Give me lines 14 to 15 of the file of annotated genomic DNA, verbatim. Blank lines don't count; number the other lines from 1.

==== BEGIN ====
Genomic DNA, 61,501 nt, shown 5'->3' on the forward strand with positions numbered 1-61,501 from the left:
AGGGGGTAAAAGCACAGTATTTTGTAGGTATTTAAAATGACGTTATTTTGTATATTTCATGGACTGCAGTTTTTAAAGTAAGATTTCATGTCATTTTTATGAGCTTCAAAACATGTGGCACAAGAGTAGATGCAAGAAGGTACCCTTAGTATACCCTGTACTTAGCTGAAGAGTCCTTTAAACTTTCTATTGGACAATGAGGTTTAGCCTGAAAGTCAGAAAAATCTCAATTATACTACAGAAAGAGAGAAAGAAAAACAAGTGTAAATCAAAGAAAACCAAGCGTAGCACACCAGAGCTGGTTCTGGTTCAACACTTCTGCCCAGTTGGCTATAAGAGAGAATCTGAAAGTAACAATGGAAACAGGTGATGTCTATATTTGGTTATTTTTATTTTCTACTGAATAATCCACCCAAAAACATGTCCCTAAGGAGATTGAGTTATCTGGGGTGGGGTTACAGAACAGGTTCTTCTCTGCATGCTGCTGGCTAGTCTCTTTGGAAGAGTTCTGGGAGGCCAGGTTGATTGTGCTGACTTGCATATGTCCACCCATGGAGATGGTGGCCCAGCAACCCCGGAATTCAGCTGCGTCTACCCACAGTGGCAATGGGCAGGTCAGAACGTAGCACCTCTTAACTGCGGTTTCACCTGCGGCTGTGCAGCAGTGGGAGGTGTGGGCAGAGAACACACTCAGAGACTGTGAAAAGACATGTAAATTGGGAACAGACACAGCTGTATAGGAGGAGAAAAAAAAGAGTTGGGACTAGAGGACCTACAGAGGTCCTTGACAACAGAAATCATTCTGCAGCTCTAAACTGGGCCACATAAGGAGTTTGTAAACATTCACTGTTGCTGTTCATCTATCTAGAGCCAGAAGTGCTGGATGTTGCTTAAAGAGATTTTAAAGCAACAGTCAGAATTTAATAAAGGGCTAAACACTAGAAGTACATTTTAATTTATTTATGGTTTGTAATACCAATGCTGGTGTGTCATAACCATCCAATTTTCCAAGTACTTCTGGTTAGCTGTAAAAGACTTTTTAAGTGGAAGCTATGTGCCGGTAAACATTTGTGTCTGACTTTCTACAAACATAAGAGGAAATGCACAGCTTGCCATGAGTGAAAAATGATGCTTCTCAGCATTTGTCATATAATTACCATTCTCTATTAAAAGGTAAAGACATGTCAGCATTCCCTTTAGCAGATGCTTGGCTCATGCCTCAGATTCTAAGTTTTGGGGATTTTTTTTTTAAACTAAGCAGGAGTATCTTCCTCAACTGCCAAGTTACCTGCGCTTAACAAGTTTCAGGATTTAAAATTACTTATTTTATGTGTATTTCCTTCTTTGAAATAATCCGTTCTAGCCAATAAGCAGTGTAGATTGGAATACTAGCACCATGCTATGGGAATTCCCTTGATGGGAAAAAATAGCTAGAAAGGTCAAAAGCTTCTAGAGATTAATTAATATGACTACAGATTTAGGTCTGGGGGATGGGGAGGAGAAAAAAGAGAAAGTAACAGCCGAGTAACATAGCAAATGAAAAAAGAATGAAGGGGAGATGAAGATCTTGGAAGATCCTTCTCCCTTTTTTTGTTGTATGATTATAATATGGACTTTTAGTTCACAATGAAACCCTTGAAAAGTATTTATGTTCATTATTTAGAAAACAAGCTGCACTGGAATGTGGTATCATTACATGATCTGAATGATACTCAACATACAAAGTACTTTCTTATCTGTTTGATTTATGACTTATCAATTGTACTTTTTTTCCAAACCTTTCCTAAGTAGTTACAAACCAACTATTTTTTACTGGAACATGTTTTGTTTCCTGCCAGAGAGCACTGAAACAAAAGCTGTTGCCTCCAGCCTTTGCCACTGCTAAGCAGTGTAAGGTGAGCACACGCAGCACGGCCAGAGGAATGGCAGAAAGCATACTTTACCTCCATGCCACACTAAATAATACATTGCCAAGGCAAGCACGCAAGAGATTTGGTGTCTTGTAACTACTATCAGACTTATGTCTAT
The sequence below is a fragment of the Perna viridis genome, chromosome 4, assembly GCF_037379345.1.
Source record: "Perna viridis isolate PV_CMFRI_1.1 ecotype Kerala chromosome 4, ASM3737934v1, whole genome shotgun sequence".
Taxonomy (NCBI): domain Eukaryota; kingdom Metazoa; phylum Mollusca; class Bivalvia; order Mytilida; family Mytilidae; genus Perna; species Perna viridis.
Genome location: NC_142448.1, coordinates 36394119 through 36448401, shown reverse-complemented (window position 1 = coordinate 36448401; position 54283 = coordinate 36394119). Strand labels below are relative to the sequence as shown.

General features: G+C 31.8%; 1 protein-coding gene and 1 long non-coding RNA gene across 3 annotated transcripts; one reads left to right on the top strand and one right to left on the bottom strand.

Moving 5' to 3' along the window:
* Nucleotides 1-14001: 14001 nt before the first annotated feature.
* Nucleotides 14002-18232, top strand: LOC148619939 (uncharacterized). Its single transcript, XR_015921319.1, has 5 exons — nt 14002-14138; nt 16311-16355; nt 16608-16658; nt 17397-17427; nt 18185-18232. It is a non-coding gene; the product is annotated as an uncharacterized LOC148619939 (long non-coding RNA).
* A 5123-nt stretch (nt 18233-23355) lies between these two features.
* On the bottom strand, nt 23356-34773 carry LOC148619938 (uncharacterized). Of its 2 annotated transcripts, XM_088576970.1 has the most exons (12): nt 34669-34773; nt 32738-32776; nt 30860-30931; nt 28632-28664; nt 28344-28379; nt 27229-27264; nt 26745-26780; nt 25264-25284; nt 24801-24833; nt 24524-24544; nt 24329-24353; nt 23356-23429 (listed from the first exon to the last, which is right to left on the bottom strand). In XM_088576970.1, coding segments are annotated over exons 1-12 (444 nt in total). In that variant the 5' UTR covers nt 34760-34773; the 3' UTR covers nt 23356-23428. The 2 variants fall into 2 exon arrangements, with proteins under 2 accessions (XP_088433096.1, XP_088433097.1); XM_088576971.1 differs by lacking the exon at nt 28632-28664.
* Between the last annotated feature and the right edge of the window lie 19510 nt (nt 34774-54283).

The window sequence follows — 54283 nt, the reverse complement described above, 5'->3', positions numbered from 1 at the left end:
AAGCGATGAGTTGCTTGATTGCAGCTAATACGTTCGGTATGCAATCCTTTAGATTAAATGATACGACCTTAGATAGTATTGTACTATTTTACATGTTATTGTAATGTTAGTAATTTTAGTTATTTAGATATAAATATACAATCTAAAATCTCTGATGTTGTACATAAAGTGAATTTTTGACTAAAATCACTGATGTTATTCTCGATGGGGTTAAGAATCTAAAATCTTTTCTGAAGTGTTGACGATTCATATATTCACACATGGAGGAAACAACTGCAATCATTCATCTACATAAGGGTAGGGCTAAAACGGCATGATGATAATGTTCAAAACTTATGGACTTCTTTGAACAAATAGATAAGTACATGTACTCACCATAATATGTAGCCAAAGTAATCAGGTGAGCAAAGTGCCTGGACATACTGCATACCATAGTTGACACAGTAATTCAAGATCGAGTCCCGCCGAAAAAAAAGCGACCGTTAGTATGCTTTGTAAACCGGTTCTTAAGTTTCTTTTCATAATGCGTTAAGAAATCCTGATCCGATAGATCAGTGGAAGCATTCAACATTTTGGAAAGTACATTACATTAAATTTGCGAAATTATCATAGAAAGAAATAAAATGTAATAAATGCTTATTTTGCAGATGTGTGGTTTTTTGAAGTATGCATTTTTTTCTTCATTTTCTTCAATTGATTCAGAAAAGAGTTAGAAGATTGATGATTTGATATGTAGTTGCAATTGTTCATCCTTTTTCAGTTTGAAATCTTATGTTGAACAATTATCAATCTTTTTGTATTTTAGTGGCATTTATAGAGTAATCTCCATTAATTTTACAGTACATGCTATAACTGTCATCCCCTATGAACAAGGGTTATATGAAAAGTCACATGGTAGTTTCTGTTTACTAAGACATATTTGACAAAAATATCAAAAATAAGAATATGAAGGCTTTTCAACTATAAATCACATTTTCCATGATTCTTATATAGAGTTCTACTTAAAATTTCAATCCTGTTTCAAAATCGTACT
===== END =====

The window sequence follows — 54283 nt, the reverse complement described above, 5'->3', positions numbered from 1 at the left end:
AAGCGATGAGTTGCTTGATTGCAGCTAATACGTTCGGTATGCAATCCTTTAGATTAAATGATACGACCTTAGATAGTATTGTACTATTTTACATGTTATTGTAATGTTAGTAATTTTAGTTATTTAGATATAAATATACAATCTAAAATCTCTGATGTTGTACATAAAGTGAATTTTTGACTAAAATCACTGATGTTATTCTCGATGGGGTTAAGAATCTAAAATCTTTTCTGAAGTGTTGACGATTCATATATTCACACATGGAGGAAACAACTGCAATCATTCATCTACATAAGGGTAGGGCTAAAACGGCATGATGATAATGTTCAAAACTTATGGACTTCTTTGAACAAATAGATAAGTACATGTACTCACCATAATATGTAGCCAAAGTAATCAGGTGAGCAAAGTGCCTGGACATACTGCATACCATAGTTGACACAGTAATTCAAGATCGAGTCCCGCCGAAAAAAAAGCGACCGTTAGTATGCTTTGTAAACCGGTTCTTAAGTTTCTTTTCATAATGCGTTAAGAAATCCTGATCCGATAGATCAGTGGAAGCATTCAACATTTTGGAAAGTACATTACATTAAATTTGCGAAATTATCATAGAAAGAAATAAAATGTAATAAATGCTTATTTTGCAGATGTGTGGTTTTTTGAAGTATGCATTTTTTTCTTCATTTTCTTCAATTGATTCAGAAAAGAGTTAGAAGATTGATGATTTGATATGTAGTTGCAATTGTTCATCCTTTTTCAGTTTGAAATCTTATGTTGAACAATTATCAATCTTTTTGTATTTTAGTGGCATTTATAGAGTAATCTCCATTAATTTTACAGTACATGCTATAACTGTCATCCCCTATGAACAAGGGTTATATGAAAAGTCACATGGTAGTTTCTGTTTACTAAGACATATTTGACAAAAATATCAAAAATAAGAATATGAAGGCTTTTCAACTATAAATCACATTTTCCATGATTCTTATATAGAGTTCTACTTAAAATTTCAATCCTGTTTCAAAATCGTACT